Because countries are endowed with different assets and Nat rural resources (land, labor, capital and technology), some countries may produce the same good m ore efficiently and Hereford sell it more cheaply than other countries. If a country cannot office neatly produce an item, it can obtain the item by trading with another country that can. This is known as specialization in international trade.Let’s take a simple example. Country A and Country B both produce cotton SW eaters and wine. Country A produces 1 0 sweaters and six bottles of wine a year while Country B produce sees six sweaters and 10 bottles of wine a year. Both can produce a total of 16 units. Country A, however re, takes three hours to produce the 10 sweaters and two hours to produce the six bottles of wine (tot al of five hours).

Country B, on the other hand, takes one hour to produce 10 sweaters and three hours to produce six bottles of wine (total of four hours).But these TV countries realize that they could produce more by focusing on t hose products with which they have a comparative advantage. Country A then begins to produce only w nine and Country B produces only cotton sweaters. Each country can now create a specialized out put of 20 units per year and trade equal proportions of both products. As such, each country now has access to 20 units of both products. We can see then that for both countries, the opportunity cost of producing boo h products is greater than the cost of specializing.More specifically, for each country, the opportunity co SST of producing 16 units of both sweaters and wine is 20 units of both products (after trading). Specials action reduces their opportunity cost and therefore maximizes their efficiency in acquiring the go odds they need.

With the greater supply, the price of each product would decrease, thus giving an diva montage to the end consumer as well. Note that, in the example above, Country B could produce both wine and coot on more efficiently than Country A (less time). This is called an absolute advantage, and Country B may eve it because Of a higher level of technology.However, according to the International trade thee rye, even if a country has an absolute advantage over another, it can still benefit from specialization. Other Possible Benefits of Trading Globally International trade not only results in increased efficiency but also allows coo entries to participate in a global economy, encouraging the opportunity foreign direct investment (FED which is the amount of money that individuals invest into foreign companies and other assets. In the ROR, economies can therefore grow more efficiently and can more easily become competitive CEO mimic participants.For the receiving government, FED is a means by which foreign currency and e expertise can enter the country. These raise employment levels, and, theoretically, lead to a growth in the gross domestic product.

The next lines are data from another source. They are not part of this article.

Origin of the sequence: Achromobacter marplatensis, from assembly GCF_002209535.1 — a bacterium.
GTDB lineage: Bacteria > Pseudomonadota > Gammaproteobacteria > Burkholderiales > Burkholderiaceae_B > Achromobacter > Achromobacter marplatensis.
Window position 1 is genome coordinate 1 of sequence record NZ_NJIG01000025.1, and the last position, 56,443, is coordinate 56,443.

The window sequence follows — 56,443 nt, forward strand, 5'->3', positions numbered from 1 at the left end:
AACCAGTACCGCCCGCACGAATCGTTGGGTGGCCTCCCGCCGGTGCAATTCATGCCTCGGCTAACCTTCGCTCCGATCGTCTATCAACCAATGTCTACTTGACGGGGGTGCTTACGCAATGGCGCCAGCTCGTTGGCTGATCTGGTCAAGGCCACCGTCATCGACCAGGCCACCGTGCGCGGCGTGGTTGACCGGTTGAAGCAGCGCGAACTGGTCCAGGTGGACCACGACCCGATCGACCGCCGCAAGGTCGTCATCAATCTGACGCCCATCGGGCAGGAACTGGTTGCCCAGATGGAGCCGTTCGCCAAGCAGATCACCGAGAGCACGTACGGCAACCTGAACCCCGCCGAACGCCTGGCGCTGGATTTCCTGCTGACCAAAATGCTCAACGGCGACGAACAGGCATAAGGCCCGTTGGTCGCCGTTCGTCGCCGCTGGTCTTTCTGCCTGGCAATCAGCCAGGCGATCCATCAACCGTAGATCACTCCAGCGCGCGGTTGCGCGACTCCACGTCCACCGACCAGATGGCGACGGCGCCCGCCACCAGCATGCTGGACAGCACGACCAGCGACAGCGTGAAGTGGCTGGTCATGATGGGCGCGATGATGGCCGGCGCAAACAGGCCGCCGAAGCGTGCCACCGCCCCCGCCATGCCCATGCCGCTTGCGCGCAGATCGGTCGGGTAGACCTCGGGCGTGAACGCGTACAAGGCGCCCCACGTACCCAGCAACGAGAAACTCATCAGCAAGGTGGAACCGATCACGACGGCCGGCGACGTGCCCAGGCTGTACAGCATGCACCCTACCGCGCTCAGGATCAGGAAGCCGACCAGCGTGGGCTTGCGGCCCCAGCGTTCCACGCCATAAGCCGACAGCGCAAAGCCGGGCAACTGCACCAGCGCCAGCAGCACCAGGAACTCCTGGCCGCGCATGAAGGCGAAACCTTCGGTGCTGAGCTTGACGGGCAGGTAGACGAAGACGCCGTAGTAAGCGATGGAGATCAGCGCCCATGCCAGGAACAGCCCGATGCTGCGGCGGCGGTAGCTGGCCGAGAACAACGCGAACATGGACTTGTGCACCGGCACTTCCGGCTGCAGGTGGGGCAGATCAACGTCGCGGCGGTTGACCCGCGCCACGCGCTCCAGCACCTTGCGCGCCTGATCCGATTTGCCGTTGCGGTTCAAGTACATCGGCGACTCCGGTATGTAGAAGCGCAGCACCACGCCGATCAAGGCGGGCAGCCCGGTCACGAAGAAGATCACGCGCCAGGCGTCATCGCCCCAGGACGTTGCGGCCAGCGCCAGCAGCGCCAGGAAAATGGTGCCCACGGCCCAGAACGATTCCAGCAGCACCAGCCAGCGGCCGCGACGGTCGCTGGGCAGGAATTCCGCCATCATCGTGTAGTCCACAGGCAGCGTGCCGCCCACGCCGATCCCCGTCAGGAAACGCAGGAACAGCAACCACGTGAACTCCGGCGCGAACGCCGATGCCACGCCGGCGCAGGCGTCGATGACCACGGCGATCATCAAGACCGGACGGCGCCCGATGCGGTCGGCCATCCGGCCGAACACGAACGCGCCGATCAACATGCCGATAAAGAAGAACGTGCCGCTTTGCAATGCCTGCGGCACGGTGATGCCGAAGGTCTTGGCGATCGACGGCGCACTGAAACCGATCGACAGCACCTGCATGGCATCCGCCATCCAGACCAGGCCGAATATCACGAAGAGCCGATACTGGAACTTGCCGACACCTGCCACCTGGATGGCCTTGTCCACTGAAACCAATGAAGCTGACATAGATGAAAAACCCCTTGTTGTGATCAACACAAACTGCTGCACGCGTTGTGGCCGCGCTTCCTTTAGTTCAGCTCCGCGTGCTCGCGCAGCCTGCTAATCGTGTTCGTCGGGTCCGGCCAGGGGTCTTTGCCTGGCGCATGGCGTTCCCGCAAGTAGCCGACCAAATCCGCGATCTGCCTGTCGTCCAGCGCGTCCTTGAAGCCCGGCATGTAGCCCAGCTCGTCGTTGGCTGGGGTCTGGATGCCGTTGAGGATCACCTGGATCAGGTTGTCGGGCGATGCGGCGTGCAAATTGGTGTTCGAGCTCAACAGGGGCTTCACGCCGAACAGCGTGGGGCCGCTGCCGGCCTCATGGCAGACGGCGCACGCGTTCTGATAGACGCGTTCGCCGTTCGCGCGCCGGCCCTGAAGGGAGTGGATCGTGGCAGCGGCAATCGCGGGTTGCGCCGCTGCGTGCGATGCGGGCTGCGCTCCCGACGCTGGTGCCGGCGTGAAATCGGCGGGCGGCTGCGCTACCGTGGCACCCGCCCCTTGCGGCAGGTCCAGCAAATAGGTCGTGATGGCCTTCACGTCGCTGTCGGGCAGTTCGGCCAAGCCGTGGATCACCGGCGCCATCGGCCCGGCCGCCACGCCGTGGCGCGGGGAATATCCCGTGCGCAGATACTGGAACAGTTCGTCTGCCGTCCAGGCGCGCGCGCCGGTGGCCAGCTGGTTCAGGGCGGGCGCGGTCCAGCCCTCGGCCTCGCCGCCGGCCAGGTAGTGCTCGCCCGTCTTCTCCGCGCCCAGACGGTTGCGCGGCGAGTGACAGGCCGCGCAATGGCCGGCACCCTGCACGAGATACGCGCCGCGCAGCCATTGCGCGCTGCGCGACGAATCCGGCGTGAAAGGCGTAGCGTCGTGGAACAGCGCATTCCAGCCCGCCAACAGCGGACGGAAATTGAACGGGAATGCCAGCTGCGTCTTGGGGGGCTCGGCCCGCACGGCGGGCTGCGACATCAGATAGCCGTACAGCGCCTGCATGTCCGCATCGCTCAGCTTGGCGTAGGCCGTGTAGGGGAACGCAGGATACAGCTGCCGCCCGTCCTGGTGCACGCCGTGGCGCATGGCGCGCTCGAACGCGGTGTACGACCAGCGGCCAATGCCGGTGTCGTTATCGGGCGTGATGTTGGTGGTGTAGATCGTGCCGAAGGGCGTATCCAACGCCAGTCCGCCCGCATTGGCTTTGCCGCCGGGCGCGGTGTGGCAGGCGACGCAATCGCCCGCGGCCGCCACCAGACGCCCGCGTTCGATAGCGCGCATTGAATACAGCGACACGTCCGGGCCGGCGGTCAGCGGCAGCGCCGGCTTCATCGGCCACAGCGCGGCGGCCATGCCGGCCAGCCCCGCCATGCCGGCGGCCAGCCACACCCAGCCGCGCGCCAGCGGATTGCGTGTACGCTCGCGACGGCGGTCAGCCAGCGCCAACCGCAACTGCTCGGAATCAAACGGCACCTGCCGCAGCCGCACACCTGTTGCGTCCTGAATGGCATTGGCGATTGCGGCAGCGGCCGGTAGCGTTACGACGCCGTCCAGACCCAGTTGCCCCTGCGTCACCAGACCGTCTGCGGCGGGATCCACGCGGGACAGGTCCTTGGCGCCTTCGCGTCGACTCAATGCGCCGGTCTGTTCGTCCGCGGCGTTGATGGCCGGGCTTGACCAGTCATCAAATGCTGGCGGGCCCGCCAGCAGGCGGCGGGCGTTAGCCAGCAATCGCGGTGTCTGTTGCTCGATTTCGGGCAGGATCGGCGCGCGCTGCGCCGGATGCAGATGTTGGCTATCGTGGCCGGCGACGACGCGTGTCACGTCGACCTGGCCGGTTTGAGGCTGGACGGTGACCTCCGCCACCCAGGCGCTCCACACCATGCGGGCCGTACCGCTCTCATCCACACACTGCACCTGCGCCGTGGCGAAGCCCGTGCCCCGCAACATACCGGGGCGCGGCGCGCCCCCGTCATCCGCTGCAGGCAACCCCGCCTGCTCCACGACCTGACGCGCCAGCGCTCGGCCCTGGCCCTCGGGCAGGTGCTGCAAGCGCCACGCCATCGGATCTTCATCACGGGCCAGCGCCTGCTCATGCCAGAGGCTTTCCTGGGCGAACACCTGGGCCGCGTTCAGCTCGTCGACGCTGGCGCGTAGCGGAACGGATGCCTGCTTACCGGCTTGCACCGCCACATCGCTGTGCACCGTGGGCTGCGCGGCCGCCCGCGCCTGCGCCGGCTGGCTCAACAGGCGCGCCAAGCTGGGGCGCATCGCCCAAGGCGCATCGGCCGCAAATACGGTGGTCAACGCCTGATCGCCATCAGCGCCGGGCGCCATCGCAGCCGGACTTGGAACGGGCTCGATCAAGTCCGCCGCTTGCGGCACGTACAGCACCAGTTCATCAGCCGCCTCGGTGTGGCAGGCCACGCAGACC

For the investor, FED offers company expansion and growth, which m means higher revenues. Free Trade Vs.. Protectionism As with other theories, there are opposing views.

International trade has two contrasting views regarding the level of control placed on trade: free trade and protectionism. F ere trade is the simpler of the two theories: a leisurewear approach, with no restrictions on trade.The m in idea is that supply and demand factors, operating on a global scale, will ensure that production happy en’s efficiently. Therefore, nothing needs to be done to protect or promote trade and growth, because market forces will do so automatically. In contrast, protectionism holds that regulation of international trade is import Tanta to ensure that markets function properly. Advocates of this theory believe that market inefficiencies may hamper the benefits of international trade and they aim to guide the market accordingly. Protection miss exists in many different forms, but the most common are tariffs, subsidies and quotas.These e strategies attempt to correct any inefficiency in the international market.

The Bottom Line As it opens up the opportunity for specialization and therefore more efficient use of resources, international trade has the potential to maximize a country’s capacity to prod cue and acquire goods. Opponents of global free trade have argued, however, that international trade e still allows for inefficiencies that leave developing nations compromised. What is certain is t hat the global economy is in a state of continual change, and, as it develops, so too must all of its parasitic pants.Source: Oxford News 7, 2015 Link:towpath. Ox. AC. Justness/DODD-01-07-worldâEHs-poassst- people-donâ ??t-aEHays-l99th-where-youâ??d-expect TEH woradds poorest regions ‘in countries you wouldn’t expect’ Poverty measures reported at the national level don’t provide a full picture of where the world’s poorest live.